Cboe and Precidian held a networking dinner in New York City for attendees to learn more about the next steps licensees of ActiveShares will take to bring their products to market.

Dan McCabe, CEO of Precidian Investments, spoke with ETF Trends about some of what he feels are significant developments in their process regarding ActiveShares, an ETF developed by Precidian for actively managed strategies that are only as transparent as today’s mutual funds.

“This is all about servicing that end client,” McCabe said. Whether some managers are vehicle agnostic or have a desire to let the client retain as much of their own performance as they can, the end result satisfaction is where Precidian’s methodology can come through.

As of now, Precidian has licensed 14 different parties, currently. They are the very largest asset managers in the country, including Legg Mason, BlackRock, Capital Group, JP Morgan, GSAM, Nationwide, Gabelli, Columbia Threadneedle, American Century Investments, Nuveen, among others, all of which have been pleased to note their involvement in their press releases previously.

McCabe points out how these are the types of major clients that want to be apart of something significant. Fortunately, ActiveShares will be able to enable them to be able to achieve what they want, delivering their expertise in a package that is more efficient and more effective than what they have had in a mutual fund format.

That in mind, having the support of these entities has enabled Precidian to be sure the entire ecosystem is ready for what they have plans to accomplish by having an already available functionality for what they have planned. It puts Precidian in a unique and gainful position.

The Mutual Benefits

There is a mutual benefit, as well. While Precidian’s management team is made up of market experts and financial engineers, the message is a simple one for financial advisors who want to know that this operates like any other ETF.  Even those investors that utilize market cap-weighted ETFs today are not necessarily familiar with the creation and redemption process of an ETF.  They’ll want to know that the functionality and efficiencies residing in today’s ETFs will be the same for ActiveShares – and they are.

Being sure the same process for eliminating the low-cost embedded shares out of the fund to make it more tax-efficient also resides in the ActiveShares is important. The ability to remove transfer agency fees and potentially lower cost for the end investor should be a key component of the ActiveShares. Even more factors, such as the removal of 12B-1 fees, serve as a benefit to the end shareholder.

“All of these benefits that we have grown accustomed to with ETFs, again, reside in the ActiveShares structure,” McCabe continues. “So, to the FA’s client, it’s going to look, trade, settle, and act just like every other ETF on the market environment.”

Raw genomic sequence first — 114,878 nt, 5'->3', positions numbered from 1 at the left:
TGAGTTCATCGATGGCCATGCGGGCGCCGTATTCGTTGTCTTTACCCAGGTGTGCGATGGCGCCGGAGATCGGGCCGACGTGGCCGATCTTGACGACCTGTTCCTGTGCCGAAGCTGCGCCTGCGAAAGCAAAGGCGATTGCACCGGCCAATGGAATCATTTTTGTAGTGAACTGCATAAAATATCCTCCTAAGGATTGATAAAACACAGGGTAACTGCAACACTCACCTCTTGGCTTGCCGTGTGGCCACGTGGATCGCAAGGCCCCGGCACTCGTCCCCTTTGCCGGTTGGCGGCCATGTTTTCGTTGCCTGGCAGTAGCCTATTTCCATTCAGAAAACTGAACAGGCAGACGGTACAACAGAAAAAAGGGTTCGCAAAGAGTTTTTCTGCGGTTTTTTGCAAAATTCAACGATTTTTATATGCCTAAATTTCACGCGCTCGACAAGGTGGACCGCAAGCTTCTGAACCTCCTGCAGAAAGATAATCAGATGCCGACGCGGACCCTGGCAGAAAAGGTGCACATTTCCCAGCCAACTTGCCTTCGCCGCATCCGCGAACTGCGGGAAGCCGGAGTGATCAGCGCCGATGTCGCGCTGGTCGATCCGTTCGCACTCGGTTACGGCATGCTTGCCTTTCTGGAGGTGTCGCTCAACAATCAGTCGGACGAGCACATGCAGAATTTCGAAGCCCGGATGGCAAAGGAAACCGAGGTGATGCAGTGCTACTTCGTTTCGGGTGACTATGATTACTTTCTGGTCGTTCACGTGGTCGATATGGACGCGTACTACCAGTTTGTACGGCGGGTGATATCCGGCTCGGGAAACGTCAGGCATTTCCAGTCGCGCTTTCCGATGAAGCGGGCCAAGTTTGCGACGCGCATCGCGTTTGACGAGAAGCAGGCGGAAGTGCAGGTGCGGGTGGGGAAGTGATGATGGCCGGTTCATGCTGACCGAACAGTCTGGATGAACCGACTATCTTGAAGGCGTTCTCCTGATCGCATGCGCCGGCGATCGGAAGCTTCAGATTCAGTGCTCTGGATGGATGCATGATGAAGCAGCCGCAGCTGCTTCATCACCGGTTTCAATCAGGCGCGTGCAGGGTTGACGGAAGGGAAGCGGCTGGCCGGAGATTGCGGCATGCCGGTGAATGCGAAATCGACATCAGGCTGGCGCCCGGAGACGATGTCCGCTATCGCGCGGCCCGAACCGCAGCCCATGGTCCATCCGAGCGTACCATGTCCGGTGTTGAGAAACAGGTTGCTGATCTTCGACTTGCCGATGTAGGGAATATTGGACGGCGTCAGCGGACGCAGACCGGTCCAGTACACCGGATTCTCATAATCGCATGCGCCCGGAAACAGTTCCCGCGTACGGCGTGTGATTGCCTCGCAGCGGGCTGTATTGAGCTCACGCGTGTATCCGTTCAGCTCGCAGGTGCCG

Precidian’s team spends a great deal of time on the details, McCabe explains, but those nuances aren’t often noticed by the client. The customer expects that the products will function seamlessly and this design gives confidence they will have the experience they are accustomed to currently.

Working With The Best

It’s also worth noting how collaborative this process has been in putting the recent event focused on ActiveShares together, thanks to the many parties involved and wanting to make it a success. That said, as McCabe wants to make clear as a veteran of the industry, Precidian’s had the best people in the ETF space at the event, both on the panels to explain what’s taking place, as well as in the audience.

Another aspect McCabe wants to be known is how vital industry momentum has been in development.

“By having all these very large asset managers pushing along on the same product design and the same structure, to incorporate their intellectual capital within, I think it’s really critical,” McCabe states. “Having the wind of the industry moving behind this initiative is really quite amazing.”

Related: Robots Could Take Over the Bond Trading Space 

ActiveShares is ultimately going to be a healthy move for the industry. By moving the active management community to an exchange-based model, liquidity will be spread throughout the entire day. At the same time, it also means generating the additional hedges around all of those ActiveShares ETF trades, so the underlying component securities become more liquid. These are all great positives for the market community, as well as investors and exchanges.

As far as a timeline is concerned, investors and other firms can expect to see product in market by the end of the fourth quarter, at the earliest, or early first quarter of 2020.

For more market trends, visit ETF Trends.

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